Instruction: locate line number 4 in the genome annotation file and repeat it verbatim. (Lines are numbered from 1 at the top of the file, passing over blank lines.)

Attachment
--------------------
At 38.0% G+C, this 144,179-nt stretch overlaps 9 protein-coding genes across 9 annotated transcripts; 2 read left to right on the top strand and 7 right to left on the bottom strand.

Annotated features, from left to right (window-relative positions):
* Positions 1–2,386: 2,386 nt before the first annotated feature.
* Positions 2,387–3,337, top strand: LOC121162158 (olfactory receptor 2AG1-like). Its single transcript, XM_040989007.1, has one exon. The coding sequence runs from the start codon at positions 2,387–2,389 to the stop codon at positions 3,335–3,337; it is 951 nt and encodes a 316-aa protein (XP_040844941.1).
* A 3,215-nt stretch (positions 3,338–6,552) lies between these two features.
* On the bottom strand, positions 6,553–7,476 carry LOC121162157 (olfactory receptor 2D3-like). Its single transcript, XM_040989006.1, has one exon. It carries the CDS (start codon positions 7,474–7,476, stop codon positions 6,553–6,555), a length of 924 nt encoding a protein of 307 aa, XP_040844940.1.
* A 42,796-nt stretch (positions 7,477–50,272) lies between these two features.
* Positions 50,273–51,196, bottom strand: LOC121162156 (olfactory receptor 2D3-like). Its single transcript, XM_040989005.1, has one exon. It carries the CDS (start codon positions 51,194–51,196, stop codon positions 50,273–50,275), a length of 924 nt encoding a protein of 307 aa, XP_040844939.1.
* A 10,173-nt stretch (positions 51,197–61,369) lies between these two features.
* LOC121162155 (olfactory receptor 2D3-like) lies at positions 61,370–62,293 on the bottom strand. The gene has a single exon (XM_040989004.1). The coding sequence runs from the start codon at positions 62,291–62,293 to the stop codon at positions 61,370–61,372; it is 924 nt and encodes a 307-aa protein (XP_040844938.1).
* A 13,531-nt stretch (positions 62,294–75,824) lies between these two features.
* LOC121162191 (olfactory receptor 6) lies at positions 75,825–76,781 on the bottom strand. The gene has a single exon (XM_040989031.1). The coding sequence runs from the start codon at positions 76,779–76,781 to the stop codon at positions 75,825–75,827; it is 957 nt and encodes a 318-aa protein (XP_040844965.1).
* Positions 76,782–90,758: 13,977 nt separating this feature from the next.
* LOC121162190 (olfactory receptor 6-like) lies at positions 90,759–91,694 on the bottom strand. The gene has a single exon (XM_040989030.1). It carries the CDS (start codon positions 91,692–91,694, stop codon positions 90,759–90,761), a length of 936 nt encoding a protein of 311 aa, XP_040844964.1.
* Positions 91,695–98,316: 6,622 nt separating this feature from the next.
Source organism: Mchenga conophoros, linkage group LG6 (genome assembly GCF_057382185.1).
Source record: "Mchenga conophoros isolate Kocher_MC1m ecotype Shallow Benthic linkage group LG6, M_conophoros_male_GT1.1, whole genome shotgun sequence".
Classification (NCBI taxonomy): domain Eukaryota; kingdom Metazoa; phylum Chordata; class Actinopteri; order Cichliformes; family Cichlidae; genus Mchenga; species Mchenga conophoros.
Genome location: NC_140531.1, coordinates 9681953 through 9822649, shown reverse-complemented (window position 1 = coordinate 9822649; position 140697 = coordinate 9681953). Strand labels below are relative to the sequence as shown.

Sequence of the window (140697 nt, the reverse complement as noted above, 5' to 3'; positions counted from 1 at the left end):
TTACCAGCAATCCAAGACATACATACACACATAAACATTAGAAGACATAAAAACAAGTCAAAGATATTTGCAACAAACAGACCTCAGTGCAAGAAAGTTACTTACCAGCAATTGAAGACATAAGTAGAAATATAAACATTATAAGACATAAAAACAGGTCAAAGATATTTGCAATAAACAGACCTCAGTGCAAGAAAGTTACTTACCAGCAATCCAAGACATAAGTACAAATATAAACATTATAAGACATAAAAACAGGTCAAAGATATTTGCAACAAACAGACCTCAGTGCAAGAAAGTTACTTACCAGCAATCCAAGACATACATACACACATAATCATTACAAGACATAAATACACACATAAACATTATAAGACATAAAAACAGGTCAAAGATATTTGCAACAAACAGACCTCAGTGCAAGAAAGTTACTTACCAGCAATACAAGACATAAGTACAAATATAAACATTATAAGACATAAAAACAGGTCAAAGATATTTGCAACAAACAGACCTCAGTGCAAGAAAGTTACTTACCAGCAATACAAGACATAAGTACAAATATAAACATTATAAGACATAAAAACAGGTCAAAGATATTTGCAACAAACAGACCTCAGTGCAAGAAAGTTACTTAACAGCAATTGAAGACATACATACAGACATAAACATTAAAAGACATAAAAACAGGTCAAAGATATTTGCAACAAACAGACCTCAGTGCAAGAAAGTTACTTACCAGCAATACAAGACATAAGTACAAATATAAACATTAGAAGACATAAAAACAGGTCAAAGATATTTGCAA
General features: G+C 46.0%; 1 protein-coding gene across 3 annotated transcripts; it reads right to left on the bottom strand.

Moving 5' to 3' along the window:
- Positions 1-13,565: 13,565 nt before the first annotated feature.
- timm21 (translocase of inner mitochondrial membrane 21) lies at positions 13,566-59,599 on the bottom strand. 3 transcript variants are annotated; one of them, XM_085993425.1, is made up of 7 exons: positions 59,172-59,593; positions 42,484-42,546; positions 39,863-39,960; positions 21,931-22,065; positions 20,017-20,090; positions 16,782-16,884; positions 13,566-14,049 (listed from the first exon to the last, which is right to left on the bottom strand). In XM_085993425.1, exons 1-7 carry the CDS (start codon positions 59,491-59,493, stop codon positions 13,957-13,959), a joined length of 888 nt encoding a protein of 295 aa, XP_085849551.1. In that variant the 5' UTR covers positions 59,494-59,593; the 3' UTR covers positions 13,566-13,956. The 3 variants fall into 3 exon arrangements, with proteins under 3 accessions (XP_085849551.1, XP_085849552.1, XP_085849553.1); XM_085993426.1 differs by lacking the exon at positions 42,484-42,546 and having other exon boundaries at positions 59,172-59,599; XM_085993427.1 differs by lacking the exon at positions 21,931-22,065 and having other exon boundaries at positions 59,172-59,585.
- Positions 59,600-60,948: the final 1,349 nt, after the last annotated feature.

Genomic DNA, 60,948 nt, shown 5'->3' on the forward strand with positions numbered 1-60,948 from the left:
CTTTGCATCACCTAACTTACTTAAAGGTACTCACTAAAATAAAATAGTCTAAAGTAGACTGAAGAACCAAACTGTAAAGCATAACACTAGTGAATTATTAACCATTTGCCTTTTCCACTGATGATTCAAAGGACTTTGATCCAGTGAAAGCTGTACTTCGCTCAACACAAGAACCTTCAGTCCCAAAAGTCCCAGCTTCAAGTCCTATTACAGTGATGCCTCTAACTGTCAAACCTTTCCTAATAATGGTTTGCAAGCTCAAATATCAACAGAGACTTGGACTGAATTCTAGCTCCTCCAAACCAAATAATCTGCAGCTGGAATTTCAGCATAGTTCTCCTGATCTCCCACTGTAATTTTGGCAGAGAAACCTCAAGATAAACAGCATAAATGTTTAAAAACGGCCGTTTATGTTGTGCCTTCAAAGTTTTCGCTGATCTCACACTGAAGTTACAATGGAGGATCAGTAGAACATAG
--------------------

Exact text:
* Positions 2,387–3,337, top strand: LOC121162158 (olfactory receptor 2AG1-like). Its single transcript, XM_040989007.1, has one exon. The coding sequence runs from the start codon at positions 2,387–2,389 to the stop codon at positions 3,335–3,337; it is 951 nt and encodes a 316-aa protein (XP_040844941.1).